The four State Department officials who were supposed to have resigned their positions over the mismanagement of the Benghazi Consulate are still on the State Department payroll. Assistant Secretary of State Eric Boswell did not leave the government, as was claimed by the Obama Administration last week. He is being reassigned to a new desk, while the other three officials in question are on administrative leave and will be returning to work in the coming days.
Critics of the Obama Administration’s handling of the Benghazi affair have been highly skeptical of the State Department’s ability to conduct a fair and honest investigation of the murders of Ambassador Stevens, Tyrone Woods, Glen Doherty, and Sean Smith. The four Americans died in a terrorist attack on the US Consulate in Benghazi, Libya on September 11, 2012 that left the consulate in ruins and many highly classified, top secret documents in the hands of terrorists.
Playing words games in Washington is par for the course and that appears to be exactly what has transpired in the case of the so-called resignations. When Secretary of State Hillary Rodham Clinton accepted Eric Boswell’s resignation as Assistant Secretary for Diplomatic Security, she neglected to inform the American people that he was only resigning his Presidential appointment as Assistant Secretary and he will be retaining all his other State Department portfolios.
Eric Boswell, Deputy Assistant Secretaries Charlene Lamb and Raymond Maxwell, and a fourth State Department official who is still unnamed, were thought to be the sacrificial lambs who would lose their jobs over the gross incompetence in providing security for the Benghazi Consulate. Instead, the four will be back at work and many important questions remain unanswered.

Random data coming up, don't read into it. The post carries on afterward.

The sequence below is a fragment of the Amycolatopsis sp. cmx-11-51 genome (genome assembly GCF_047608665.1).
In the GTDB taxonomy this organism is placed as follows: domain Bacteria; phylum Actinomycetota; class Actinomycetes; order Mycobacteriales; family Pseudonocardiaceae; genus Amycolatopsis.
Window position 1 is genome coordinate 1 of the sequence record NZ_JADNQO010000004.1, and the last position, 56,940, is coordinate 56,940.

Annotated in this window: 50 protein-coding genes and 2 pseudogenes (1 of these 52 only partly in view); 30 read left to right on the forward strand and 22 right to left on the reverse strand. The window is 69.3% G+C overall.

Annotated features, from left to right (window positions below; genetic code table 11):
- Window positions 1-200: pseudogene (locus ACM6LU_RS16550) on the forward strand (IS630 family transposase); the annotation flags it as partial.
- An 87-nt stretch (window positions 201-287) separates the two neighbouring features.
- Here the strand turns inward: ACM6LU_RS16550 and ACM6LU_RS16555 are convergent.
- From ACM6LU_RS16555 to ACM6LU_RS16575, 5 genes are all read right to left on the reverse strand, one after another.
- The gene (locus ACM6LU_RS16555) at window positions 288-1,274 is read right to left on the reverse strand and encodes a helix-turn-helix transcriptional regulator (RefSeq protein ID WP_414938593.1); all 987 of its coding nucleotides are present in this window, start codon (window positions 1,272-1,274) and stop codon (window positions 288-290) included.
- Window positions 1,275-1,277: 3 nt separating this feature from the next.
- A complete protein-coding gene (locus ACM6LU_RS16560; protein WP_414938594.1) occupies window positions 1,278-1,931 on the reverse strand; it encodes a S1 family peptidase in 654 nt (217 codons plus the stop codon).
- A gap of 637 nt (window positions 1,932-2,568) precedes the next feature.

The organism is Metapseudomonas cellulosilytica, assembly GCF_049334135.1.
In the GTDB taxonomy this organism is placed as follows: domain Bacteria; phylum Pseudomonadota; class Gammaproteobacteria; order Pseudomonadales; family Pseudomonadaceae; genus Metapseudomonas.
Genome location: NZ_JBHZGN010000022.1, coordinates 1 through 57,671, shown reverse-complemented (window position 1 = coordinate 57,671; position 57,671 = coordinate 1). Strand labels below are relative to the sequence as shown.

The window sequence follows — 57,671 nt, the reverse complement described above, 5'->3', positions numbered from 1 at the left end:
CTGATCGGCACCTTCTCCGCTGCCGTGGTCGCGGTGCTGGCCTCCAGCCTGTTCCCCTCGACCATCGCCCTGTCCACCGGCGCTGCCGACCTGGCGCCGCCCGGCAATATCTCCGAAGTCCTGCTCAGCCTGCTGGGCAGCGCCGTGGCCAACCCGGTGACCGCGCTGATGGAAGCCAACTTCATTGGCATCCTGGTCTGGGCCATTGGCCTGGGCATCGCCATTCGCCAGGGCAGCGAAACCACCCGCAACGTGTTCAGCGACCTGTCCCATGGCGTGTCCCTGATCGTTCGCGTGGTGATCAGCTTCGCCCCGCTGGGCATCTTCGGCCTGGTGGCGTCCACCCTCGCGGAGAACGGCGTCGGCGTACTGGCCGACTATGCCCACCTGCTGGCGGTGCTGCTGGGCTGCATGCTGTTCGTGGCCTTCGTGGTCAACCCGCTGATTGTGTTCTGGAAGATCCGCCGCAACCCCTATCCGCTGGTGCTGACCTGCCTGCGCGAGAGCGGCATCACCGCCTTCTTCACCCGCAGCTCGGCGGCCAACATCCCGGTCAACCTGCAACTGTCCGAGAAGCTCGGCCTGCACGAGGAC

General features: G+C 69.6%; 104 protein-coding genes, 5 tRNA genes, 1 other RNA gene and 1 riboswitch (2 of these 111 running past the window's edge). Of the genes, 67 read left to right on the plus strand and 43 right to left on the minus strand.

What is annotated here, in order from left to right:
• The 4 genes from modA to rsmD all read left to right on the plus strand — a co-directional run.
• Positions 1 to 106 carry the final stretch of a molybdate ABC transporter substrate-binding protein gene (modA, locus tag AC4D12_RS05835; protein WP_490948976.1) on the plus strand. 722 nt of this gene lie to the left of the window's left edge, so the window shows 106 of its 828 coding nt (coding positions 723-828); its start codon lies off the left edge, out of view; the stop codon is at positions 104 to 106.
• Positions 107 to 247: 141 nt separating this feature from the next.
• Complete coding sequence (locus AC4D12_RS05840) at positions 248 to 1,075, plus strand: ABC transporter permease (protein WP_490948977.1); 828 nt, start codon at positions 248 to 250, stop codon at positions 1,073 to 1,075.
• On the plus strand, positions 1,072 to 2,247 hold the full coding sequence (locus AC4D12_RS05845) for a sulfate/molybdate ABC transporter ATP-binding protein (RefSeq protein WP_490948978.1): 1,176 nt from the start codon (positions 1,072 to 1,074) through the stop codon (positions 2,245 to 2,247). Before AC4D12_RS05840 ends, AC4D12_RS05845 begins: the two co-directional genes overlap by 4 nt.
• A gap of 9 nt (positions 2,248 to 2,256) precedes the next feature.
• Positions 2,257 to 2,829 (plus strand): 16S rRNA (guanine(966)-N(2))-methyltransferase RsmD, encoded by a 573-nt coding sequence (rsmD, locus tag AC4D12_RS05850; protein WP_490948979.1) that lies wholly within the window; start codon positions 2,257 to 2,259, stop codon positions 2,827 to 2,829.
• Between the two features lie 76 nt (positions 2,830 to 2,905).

No one has been brought to task for the misleading public statements by the Obama Administration that blamed the murder of four American Diplomats on a make believe movie and ignored the fact that terrorists had planned the attack months in advance. Its been almost four months since the tragedy in Libya and it is certainly beginning to look like yet another scandal will be swept under the rug. Lives were lost and not one person in a leadership position will be held responsible.
Certainly the failure to place responsibility where it belongs is not for any lack of evidence. There have been reams of emails and cables released in which various officials attached to the Libyan Consulate literally pleaded with Ms. Lamb to provide adequate security for the vulnerable Benghazi consulate; only to be repeatedly rebuffed. One official testified that he was actually ordered to stop asking for more security.
A highly disturbing security assessment, filed after a bomb attack at the consulate on June 6, 2012, made it clear that al-Qaeda claimed credit for the attack and stressed the dangers to US personnel:
“The risk of U.S. mission personnel, private U.S. citizens, and businesspersons encountering an isolating event as a result of militia or political violence is ‘HIGH. The government of Libya does not yet have the ability to effectively respond to and manage the rising criminal and militia related violence, which could result in an isolating event.”
House Foreign Affairs Committee Chairwoman Ileana Ros-Lehtinen (R-Fla.) spoke to the NY Post about the latest political gamesmanship by Administration officials:
“This is yet another ruse about the tragedy of Benghazi. State Department officials proclaimed . . . that heads would roll . . . Now we see that the discipline is a lie and all that has happened is the shuffling of the deck chairs.”
Darrell Issa, Chairman of the House Oversight and Government Reform Committee voiced his serious concerns for the safety of US Diplomats who continue to serve in the troubled region:
“There was a clear disconnect between what security officials on the ground felt they needed and what officials in Washington would approve. Reports that senior State Department officials told security personnel in Libya to not even make certain security requests are especially troubling. Many American diplomats still serve in dangerous areas and it is important for the Committee to determine if the State Department is taking appropriate steps to address systemic deficiencies.”